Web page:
He stepped down as CEO shortly after, but attributed the resignation in part to a thyroid cancer diagnosis.

Former FEMA Director Michael Brown

Brown was nominated to the job in 2003. In 2005 he was accused of botching the emergency response to victims of Hurricane Katrina and people started looking into his background.

Brown’s resume claimed that he had worked as the “assistant city manager with emergency services oversight” in the town of Edmond, Oklahoma from 1975 to 1978. But that wasn’t true. He actually just worked as an assistant to the city manager from 1977 to 1980.

“The assistant is more like an intern,” Edmonton’s head of public relations told Time magazine in 2005.

Yikes.

These are only a few cases of resume padding that have been publicized.

Just in case you’re thinking about fibbing on your resume, I’m going to step back from moralizing and offer you some action points.

Top Tips for Lying Successfully on Your Resume

I read this incredible Reddit thread about a guy who allegedly fabricated his entire resume and got his dream job. He had zero prior experience. Here’s what I took from his and other similar stories.

When Fibbing, Backdate

If you’re going to put fake experience on your resume, associate it with jobs that are older. Hiring managers are more likely to check on positions that are in your recent past.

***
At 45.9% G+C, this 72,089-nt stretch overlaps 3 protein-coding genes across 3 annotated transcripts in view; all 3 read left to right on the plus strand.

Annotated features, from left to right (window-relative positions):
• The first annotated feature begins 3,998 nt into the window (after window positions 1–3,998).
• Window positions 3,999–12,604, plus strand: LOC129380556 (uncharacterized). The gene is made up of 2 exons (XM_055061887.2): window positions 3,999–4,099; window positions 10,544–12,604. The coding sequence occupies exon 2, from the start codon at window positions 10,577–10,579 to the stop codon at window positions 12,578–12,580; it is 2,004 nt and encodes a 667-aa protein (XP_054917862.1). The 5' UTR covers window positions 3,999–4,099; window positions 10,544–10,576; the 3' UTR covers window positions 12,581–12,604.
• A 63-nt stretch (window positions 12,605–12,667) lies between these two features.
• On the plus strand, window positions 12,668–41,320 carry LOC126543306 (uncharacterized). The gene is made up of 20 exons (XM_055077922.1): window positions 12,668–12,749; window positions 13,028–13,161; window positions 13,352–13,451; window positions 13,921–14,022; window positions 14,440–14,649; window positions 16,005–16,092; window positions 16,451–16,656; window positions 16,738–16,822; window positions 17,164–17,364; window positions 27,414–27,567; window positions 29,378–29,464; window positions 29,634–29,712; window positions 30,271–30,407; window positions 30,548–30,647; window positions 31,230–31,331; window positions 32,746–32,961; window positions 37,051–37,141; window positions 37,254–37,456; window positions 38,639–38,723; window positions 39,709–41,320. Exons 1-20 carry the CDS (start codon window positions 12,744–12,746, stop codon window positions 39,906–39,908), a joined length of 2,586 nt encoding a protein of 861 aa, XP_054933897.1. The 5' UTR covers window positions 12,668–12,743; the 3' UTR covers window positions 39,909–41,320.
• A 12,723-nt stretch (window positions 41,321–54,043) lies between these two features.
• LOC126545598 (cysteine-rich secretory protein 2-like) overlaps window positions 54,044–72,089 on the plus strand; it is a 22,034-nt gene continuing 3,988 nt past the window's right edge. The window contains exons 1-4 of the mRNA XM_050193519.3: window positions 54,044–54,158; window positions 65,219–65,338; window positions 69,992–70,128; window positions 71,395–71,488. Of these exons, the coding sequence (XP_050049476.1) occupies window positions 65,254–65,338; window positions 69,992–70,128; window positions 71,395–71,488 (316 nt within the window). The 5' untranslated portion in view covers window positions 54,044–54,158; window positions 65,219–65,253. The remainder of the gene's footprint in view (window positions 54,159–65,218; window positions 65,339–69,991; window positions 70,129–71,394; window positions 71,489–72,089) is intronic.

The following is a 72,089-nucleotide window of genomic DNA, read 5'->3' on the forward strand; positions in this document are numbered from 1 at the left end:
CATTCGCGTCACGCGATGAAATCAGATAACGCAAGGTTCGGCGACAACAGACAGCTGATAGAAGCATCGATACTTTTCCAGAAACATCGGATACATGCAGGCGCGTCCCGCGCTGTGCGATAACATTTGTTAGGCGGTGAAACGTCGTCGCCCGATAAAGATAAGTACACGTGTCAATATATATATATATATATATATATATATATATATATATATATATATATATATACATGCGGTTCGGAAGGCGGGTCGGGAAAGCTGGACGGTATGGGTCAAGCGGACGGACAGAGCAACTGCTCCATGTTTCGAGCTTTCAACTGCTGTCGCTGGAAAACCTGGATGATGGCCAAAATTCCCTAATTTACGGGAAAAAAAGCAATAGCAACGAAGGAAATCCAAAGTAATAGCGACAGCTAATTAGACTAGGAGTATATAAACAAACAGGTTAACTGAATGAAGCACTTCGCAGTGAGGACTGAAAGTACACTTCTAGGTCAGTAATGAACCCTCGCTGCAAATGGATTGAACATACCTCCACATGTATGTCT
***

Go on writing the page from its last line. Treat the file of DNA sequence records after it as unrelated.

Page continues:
Look interesting with fake skills

If you say you can code HTML, you better be able to do it. Don’t fake that shit. What you can fake are more random, fun skills that make you look interesting. If you’re applying for an accounting job, it probably won’t hurt if the hiring manager thinks you speak Swahili and have written an unpublished novel about medieval weaponry.

What Happened in Vegas Stays in Vegas

If a potential employer asks if you did drugs in the last decade and you were never arrested for it, it might be better to just say “no.”

Even if your potential employer is going to give you a drug test, it’s unlikely to show up if you haven’t done any drugs for months or years. Pot stops showing up in blood tests after 14 days, urine tests after 30 days and in hair tests after after 90 days.

But every drug is different. Take a look here for a full breakdown of most kinds of drugs.

Put as many skills on your resume as possible

Sometimes, the recruiting coordinator who is filtering resumes knows next to nothing about the position they’re filling. But they might have a few keywords they’re searching for in a candidate’s resume, especially when hiring for a tech position. In those cases, it’s better to overfill your resume with every skill you could possibly put, even if you embellish, to make sure the keywords they’re looking for are on your resume.

Then again, maybe don’t lie

Lying might get you what you want in the short term, but it also might take a toll in the long run. First, there’s the anxiety that comes from lying and worrying that you’ll be discovered. Then, there’s the fact that lying about who you are and what you want might land you a job that doesn’t suit you well at all.

As Mark Twain used to say, “If you tell the truth, you don’t have to remember anything.”